To order the debut novel “Ping” http://www.amazon.com/Ping-ebook/dp/B0058UW9H4/

To read chapter one of the first book please visit my website. http://www.susan-lowry.com/

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I do have an uncanny ability to predict. I seem to possess an internal relationship-barometer, a gauge that sends a twinge to my gut when I encounter that special person. Take heed, it says, this is the real thing. Not that I shun meaningful relationships — I desire and need them like everyone else. But since I hold the kind of imagination that zooms anxiously into a future apt for catastrophe, I am wary, and I approach such things with caution.

These feelings of unease are not a reflection of the kind of company I keep. For the most part I have been fortunate. And besides, experiencing the full spectrum of emotion, from joy to heartbreak, is a necessary symptom of being alive, for which I am grateful.

But still, I have an inclination to anticipate disaster in the most innocuous of events. With a mind like this, no wonder I’ve begun to spin post-apocalyptic fiction. What else could fuel such writing?

What I am struggling with right now is not this negative aspect of the way I think, but the creepy realization that I can spot a major relationship coming — bang on. I’m referring to the uncommon connections that transpire only a few times in a lifespan; the profoundly altering ones whose impact is rarely forgotten.

But how do my instincts distinguish between the strangers I meet, between those who will touch my life deeply and those I will soon forget? How do I know?

One fateful morning early in the commencement of grade seven, I found myself bristling at such a stranger. She was a chubby eleven-year-old, taller than me, pitifully uniformed in unattractive navy bloomers with elasticized legs. I perched similarly clad, similarly round, with my butt on her running-shoes as instructed, pinning her feet to the floor while she performed sit-ups. For a moment my stomach churned. Amber lights flashed in my mind — warning!

She was the first of my predictions. The beginning of a handful of strangers who have altered my path significantly. I didn’t know at the time what my relationship-barometer was trying to tell me, of course. Together, we blossomed into adventuresome young women, sharing the secrets and life-changing escapades of our youth. Only years later did I recall that first foreshadowing moment — I had learned from experience to make the association.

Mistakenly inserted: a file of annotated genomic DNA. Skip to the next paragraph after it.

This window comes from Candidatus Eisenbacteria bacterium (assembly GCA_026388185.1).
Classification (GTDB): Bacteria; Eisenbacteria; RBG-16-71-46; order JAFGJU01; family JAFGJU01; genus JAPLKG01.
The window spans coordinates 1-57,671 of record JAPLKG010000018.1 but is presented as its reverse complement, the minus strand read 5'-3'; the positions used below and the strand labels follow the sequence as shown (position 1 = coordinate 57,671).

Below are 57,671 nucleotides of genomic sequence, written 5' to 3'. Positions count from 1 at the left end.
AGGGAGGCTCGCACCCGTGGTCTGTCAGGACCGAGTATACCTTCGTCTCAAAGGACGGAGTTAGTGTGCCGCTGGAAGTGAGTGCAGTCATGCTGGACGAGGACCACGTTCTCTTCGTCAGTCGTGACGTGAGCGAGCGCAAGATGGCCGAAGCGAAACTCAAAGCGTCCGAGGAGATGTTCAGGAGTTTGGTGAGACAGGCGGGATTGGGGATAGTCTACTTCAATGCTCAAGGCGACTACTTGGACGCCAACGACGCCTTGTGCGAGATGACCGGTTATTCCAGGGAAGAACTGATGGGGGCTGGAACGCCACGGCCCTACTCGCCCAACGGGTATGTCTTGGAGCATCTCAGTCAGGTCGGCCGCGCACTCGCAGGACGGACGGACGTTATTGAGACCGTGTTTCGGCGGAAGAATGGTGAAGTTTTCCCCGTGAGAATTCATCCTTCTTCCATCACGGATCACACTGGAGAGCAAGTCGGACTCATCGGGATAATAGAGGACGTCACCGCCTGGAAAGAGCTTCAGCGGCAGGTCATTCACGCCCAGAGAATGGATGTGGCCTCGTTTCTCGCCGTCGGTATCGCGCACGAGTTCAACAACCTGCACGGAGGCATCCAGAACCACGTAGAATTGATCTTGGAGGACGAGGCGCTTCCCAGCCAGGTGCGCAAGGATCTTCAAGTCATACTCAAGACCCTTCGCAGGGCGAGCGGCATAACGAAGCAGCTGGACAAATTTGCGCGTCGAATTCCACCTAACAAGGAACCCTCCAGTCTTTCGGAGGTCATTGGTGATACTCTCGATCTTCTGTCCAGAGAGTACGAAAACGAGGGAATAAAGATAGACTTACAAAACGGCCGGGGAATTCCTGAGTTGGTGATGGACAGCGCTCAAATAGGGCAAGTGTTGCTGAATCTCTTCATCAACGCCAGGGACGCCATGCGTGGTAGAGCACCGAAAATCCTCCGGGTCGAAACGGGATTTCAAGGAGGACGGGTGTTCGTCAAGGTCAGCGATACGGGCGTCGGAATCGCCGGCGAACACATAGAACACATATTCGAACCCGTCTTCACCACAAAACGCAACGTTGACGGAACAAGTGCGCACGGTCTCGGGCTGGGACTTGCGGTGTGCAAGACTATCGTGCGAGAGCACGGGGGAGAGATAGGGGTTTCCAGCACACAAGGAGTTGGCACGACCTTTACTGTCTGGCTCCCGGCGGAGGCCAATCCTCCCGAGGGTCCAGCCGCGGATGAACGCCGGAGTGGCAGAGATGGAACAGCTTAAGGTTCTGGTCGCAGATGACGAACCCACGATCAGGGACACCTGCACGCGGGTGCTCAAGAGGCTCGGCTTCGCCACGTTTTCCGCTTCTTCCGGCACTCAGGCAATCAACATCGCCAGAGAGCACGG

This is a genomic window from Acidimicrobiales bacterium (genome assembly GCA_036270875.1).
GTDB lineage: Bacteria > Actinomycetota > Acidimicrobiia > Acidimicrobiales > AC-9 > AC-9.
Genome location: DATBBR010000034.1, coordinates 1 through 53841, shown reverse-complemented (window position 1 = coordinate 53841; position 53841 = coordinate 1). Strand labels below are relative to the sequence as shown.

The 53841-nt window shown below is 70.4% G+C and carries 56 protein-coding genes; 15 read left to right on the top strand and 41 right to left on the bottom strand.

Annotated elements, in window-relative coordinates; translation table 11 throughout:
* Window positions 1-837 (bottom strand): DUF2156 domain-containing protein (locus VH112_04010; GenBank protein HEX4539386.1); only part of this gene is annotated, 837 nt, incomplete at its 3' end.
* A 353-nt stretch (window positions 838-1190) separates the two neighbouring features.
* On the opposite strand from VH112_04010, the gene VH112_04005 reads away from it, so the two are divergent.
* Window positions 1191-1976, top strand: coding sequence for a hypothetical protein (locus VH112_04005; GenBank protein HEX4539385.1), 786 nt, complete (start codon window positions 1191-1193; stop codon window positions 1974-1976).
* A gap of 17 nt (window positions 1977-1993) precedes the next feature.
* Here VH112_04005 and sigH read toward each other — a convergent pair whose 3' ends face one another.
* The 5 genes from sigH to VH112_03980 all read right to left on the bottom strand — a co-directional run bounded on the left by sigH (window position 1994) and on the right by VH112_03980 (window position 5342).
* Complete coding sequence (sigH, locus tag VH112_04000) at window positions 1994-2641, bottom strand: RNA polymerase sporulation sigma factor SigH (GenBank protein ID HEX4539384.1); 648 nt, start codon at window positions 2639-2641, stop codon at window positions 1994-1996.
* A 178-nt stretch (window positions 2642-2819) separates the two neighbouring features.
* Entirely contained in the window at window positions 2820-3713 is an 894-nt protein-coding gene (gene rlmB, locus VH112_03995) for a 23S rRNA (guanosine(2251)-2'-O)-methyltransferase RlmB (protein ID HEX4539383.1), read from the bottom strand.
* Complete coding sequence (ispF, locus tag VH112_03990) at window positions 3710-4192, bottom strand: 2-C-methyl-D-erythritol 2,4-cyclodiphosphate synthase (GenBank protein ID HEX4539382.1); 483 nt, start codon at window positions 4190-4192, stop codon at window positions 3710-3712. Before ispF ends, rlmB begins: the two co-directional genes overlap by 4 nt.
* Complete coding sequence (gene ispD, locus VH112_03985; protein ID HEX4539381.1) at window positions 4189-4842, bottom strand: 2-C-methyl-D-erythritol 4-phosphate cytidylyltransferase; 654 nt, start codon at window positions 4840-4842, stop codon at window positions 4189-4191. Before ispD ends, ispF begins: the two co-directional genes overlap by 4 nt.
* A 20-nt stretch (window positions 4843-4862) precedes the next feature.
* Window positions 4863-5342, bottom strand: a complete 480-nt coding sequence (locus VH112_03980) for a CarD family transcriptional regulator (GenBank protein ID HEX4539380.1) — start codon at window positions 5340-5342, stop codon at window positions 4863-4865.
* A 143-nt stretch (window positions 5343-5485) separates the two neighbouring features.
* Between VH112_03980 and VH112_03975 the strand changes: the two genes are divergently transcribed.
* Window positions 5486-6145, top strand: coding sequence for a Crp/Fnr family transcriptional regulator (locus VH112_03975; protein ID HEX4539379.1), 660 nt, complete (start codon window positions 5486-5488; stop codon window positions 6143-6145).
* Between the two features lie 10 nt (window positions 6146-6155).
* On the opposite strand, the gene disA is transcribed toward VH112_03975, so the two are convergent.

By the time I met the man who would become my husband I understood my inner gauge well. He appeared at the front of the bus on a ski trip. Tall and broad-shouldered with jet-black hair, he stood confident in his ski-apparel. My innards tossed. I knew he was my destiny before we spoke.

It happened once online. Oh how time flies. Was it really that long ago I was reading the colourful opinion of an aspiring author when my gut wrenched? Flash forward to now. She’s a major success and I’m proud to say a friend. Her remarkable achievements gave me the inspiration I needed to finish my first novel. What could be more life-changing than that? My instincts had been right again.

I know I’m not telepathic but I wish I were. What I do believe is that we all possess the ability to go deeper into ourselves and dig up truths that we can only know by pure instinct. And what is instinct anyway? It is feeling — a complex and miraculous thing that happens in our brain. Animals achieve amazing feats by using their instincts. If we could ask them what it is, I bet they would say it is feeling. Instinct is natural even in humans. A talented musician taps into the feeling of the music and that’s when the magic transpires. We have to feel it, not think it.

 My instincts were right back in grade school when writing assignments caused me to feel excited. When I first put pen to paper I wrote mostly poems, drawing out my feelings as a way to understand myself. Later when I decided to write a novel I did not know what genre suited me. But having spent my life daydreaming about worst-case scenarios it wasn’t long before I knew. What if I woke up one day alone? What if everyone in the world died except me? What would it feel like?

 It was my mysterious ability to predict relationships that made me think about telepathy… to wonder how far we could push our instincts if our survival depended upon it. That combined with my obsession with disaster is how the idea of Ping was born.

 A few times I paid good money to have my fortune read. I was young then. But my gullible side still wants to believe it could be possible. After all, some of those predictions came true. A total stranger couldn’t possibly have guessed and yet they did.

 My new favourite show is The Mentalist. Mr. Jane is a consultant who uses his astute mental powers to get to the truth and solve crimes. He is a genius at picking up on subtle clues which makes him appear psychic. Perhaps that’s how that palm reader did it.

 There will always be an audience for the supernatural and the catastrophic. We can dive head-on into the delicious darkness. We can dwell on the edge of a shadow, stepping curiously towards shiny light-reflecting puddles, peeking into truths while we reside there. If we are completely immersed we will barely remember that we are safe in our ho-hum lives. As I continue spinning the sequel to Ping I strive to do this, to plunge inside my words with abandonment and feeling, keeping this need for escape at the forefront of my mind. It is my greatest pleasure to know that something I write has the power to take the reader away.